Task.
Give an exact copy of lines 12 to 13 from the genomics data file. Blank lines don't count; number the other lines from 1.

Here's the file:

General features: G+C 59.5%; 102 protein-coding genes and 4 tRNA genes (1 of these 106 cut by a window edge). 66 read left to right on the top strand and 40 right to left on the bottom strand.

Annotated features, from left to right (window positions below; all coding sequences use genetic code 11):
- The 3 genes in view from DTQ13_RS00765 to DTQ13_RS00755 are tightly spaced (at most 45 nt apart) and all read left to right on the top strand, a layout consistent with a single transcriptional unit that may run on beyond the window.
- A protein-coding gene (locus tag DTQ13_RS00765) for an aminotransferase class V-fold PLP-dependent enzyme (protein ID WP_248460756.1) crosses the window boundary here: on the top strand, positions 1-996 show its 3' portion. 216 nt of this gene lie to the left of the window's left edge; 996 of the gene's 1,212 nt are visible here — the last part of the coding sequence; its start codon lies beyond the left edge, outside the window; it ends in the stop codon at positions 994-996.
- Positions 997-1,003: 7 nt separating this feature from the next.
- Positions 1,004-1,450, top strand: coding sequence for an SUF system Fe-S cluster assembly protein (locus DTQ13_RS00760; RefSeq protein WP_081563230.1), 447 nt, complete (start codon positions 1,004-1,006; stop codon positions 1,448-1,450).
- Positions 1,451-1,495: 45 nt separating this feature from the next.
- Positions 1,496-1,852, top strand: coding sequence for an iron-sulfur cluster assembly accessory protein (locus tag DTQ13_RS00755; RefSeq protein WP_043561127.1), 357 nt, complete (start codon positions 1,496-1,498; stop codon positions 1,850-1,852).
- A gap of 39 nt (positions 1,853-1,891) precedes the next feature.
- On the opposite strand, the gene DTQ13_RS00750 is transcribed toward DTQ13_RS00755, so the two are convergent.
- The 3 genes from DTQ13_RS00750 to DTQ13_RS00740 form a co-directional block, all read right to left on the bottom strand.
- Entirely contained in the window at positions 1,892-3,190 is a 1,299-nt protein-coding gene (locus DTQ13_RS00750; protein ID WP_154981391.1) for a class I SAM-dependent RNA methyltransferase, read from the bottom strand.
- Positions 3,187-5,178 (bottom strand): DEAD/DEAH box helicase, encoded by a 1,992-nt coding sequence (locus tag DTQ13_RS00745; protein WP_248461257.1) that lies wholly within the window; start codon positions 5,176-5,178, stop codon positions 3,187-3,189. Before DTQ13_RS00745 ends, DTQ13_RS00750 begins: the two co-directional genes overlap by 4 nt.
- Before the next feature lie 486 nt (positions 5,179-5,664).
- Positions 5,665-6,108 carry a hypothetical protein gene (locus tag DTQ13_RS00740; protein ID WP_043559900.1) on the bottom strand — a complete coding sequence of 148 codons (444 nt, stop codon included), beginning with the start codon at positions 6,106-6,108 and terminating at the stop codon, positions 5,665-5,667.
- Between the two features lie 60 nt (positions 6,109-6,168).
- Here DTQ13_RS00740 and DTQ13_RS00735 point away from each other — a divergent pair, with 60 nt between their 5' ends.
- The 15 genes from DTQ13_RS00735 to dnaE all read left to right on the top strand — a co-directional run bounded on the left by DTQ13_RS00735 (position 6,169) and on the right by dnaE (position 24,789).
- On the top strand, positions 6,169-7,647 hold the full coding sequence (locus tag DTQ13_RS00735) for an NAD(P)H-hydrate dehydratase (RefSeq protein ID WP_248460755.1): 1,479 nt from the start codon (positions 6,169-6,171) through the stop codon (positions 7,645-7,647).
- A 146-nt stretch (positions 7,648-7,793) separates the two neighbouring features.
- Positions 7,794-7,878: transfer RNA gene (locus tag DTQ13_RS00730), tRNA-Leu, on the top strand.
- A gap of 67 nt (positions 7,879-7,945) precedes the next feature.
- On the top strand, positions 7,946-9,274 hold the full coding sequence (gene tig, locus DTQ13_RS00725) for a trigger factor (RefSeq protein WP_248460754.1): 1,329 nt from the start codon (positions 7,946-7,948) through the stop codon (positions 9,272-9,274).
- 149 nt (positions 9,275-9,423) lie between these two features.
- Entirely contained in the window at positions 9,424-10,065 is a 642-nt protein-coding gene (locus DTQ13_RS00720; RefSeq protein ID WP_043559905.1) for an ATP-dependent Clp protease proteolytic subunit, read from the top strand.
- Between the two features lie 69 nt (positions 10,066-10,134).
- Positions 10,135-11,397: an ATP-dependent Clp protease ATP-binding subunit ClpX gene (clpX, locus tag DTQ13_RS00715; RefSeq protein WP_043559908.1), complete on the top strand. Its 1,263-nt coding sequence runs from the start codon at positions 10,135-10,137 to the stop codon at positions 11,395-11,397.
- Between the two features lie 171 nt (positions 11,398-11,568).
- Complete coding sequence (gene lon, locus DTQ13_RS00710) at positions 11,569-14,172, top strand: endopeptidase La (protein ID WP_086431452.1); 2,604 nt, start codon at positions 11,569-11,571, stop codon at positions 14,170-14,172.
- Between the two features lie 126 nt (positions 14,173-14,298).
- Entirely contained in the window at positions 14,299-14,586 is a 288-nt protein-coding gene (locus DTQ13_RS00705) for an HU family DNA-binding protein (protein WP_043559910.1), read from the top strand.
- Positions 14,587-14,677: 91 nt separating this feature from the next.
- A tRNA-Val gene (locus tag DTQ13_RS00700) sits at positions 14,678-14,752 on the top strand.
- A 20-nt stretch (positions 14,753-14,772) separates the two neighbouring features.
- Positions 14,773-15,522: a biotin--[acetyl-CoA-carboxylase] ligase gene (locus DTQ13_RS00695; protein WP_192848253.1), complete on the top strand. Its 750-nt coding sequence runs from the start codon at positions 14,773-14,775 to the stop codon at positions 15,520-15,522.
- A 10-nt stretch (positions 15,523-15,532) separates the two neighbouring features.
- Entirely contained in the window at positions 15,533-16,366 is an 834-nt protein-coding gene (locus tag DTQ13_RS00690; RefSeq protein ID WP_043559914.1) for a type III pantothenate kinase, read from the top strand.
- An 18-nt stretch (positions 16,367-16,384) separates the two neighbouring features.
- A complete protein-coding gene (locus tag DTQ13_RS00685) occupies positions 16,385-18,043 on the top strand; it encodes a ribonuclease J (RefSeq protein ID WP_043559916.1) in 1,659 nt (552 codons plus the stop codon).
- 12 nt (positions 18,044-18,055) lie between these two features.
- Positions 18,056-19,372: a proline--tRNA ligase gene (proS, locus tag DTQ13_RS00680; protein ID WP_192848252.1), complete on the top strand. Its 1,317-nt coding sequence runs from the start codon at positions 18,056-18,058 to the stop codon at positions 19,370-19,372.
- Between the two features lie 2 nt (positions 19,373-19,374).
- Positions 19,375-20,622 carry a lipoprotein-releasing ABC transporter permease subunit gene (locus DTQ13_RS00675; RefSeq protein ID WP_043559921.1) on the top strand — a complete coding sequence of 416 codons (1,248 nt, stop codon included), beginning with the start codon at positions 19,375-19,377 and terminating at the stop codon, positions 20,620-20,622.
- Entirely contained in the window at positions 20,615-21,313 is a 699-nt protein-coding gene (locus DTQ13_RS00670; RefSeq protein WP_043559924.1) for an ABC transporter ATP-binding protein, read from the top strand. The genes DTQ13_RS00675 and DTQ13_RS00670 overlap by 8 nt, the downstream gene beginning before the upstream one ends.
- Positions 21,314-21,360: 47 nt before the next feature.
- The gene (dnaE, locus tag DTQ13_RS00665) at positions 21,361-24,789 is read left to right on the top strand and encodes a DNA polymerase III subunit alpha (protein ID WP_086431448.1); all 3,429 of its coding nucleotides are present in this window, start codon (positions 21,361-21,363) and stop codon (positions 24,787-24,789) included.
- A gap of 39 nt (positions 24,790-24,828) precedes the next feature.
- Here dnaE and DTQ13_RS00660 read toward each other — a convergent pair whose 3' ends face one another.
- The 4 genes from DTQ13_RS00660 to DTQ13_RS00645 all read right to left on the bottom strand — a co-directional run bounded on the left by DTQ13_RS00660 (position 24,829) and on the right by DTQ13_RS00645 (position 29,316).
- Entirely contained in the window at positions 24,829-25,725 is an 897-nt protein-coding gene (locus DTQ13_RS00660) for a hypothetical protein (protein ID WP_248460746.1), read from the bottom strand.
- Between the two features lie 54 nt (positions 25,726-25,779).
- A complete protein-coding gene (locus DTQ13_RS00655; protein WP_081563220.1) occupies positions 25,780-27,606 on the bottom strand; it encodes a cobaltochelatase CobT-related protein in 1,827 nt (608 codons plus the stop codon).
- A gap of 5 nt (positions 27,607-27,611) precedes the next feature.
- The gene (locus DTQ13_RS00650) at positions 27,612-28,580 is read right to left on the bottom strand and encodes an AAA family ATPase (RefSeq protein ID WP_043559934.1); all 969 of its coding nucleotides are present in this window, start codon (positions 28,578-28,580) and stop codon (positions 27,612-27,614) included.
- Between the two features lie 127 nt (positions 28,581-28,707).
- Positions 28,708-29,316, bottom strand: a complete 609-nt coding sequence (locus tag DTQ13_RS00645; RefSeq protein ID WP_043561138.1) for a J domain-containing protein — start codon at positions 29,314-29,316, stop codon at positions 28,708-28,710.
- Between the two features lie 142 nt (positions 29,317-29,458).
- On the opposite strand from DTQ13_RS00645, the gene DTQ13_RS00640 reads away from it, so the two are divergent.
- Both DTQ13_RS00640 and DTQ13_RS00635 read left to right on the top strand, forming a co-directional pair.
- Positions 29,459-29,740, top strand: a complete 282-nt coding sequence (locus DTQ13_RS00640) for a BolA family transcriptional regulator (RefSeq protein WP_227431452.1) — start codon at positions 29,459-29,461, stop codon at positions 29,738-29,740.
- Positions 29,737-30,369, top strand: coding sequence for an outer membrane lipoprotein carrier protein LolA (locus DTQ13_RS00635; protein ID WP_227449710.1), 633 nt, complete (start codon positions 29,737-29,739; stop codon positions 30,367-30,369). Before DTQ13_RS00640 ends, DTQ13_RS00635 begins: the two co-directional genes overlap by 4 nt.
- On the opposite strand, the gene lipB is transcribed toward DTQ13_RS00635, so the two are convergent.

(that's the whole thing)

- Entirely contained in the window at positions 1,892-3,190 is a 1,299-nt protein-coding gene (locus DTQ13_RS00750; protein ID WP_154981391.1) for a class I SAM-dependent RNA methyltransferase, read from the bottom strand.
- Positions 3,187-5,178 (bottom strand): DEAD/DEAH box helicase, encoded by a 1,992-nt coding sequence (locus tag DTQ13_RS00745; protein WP_248461257.1) that lies wholly within the window; start codon positions 5,176-5,178, stop codon positions 3,187-3,189. Before DTQ13_RS00745 ends, DTQ13_RS00750 begins: the two co-directional genes overlap by 4 nt.